Rare neurologic disease affects handful of children


At a news conference in January, O'Brien said, "At the end of the day what's most important is your family, the health of your sons and your wife."

The Savoie family of Lake Charles, Louisiana, understands exactly what he means. Their son John has Lissencephaly too. It took years for John to learn to swallow, squeeze a ball, even turn his head. And he often has seizures many times a day.

Jennifer Savoie, says "Our goal of course is to get him to have optimal head control."

While she sits on the floor with 7-year-old John, straightening and stretching his arms and legs.

Young parents like Jennifer and Kevin Savoie are caught off guard when a baby like John is born. They had no idea their child's brain never fully formed.

Kevin Savoie, John's father, remembers how they were told. "The doctor comes up and says he'll live two or three years. As a parent your heart just shatters."

Dr. Gary Clark is John's pediatric neurologist. He also heads the neurology division at Texas Children's Hospital. "This is a tragic disorder. You're left with a neurologic problem the rest of your life because of one simple genetic mistake."

Baylor researchers actually identified the genetic mistake that leads to the most common forms of Lissencephaly 30 years ago.

Today, Texas Children's doctors are treating about a dozen children with this very rare disorder.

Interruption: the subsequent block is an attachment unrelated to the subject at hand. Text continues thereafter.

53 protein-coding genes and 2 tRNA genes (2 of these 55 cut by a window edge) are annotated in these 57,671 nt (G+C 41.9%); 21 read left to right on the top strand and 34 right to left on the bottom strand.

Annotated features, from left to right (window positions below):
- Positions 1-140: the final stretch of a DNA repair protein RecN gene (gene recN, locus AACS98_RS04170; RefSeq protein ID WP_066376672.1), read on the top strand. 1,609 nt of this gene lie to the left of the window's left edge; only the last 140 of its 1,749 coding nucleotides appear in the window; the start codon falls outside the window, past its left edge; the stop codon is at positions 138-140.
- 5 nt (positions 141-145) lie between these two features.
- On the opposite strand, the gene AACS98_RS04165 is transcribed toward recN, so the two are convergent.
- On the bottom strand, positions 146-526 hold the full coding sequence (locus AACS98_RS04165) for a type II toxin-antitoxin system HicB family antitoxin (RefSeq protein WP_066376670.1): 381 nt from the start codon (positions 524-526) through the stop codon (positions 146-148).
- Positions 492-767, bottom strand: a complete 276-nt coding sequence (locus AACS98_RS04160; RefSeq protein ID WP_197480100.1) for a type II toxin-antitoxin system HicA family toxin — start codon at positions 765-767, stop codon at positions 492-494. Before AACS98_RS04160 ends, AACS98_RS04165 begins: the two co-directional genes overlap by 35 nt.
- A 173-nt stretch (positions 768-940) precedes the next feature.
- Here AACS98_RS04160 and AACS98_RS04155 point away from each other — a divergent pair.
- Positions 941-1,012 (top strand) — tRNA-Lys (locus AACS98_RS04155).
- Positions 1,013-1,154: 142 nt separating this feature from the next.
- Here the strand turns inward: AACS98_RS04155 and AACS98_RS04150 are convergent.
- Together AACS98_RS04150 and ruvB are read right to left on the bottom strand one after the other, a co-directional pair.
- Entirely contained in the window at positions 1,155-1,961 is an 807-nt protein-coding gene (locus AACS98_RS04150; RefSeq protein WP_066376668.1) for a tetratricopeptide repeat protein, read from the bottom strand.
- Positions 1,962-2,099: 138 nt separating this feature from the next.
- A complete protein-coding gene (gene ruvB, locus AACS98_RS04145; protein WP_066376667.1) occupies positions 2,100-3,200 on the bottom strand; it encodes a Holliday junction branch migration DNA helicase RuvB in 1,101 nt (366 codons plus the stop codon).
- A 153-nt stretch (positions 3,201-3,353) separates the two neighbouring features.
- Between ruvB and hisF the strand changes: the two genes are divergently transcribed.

John must take his medicine and be fed through a tube in his belly. And he's lived longer than doctors expected. But living isn't easy.

"It is like having a perpetual newborn. He has feeds every four hours, needs diaper changes, and has to be turned," says his mother, Jennifer.

The Savoie family feels very much alone. They have never met another child like their son John, never talked to a family who must deal with the same heartbreak, and the same daily struggles. So when they heard about Jack O'Brien, they felt a bond with the O'Brien family.

"I would love to meet the O'Briens. I would love to be able to connect with the family and see what therapies have worked for them. What medications," says Jennifer.

Until then, the Savoie's are doing the best they can for their son, John. It's not a life they wished for him, but it is one filled with love.

Find Christi on Facebook at ABC13-Christi Myers or on Twitter at @ChristiMyers13

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